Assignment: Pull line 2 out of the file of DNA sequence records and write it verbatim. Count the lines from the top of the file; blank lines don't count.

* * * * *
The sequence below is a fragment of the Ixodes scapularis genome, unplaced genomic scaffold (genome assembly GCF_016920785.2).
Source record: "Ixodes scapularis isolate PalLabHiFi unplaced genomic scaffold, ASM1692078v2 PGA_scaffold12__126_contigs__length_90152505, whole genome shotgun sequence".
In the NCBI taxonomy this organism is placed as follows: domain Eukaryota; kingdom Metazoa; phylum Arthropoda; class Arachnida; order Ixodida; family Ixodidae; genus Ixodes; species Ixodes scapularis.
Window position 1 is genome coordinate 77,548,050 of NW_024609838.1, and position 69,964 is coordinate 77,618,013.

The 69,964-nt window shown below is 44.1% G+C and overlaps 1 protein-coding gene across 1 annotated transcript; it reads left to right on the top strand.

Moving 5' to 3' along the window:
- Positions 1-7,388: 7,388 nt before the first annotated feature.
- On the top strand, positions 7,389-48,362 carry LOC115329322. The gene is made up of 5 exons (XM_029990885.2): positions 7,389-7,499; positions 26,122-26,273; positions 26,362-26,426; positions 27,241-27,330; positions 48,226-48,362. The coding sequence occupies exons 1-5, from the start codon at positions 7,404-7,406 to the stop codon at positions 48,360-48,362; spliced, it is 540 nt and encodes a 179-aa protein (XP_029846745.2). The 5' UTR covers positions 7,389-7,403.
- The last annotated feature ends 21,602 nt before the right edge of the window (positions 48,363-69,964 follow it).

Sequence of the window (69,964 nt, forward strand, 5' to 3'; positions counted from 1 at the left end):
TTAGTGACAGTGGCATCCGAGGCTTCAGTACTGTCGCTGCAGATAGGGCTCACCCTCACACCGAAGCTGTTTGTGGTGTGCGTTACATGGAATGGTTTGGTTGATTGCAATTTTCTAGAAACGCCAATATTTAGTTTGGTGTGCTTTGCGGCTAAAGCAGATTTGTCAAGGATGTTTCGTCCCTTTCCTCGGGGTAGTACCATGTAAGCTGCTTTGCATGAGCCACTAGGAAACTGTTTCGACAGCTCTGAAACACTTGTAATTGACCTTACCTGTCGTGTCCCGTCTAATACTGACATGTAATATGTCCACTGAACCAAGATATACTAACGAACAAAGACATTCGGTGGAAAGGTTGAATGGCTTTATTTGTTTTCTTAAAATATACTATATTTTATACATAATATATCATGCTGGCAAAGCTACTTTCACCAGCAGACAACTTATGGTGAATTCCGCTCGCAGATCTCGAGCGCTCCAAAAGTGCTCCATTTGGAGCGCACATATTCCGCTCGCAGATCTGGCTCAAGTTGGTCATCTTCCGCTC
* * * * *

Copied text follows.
Source record: "Ixodes scapularis isolate PalLabHiFi unplaced genomic scaffold, ASM1692078v2 PGA_scaffold12__126_contigs__length_90152505, whole genome shotgun sequence".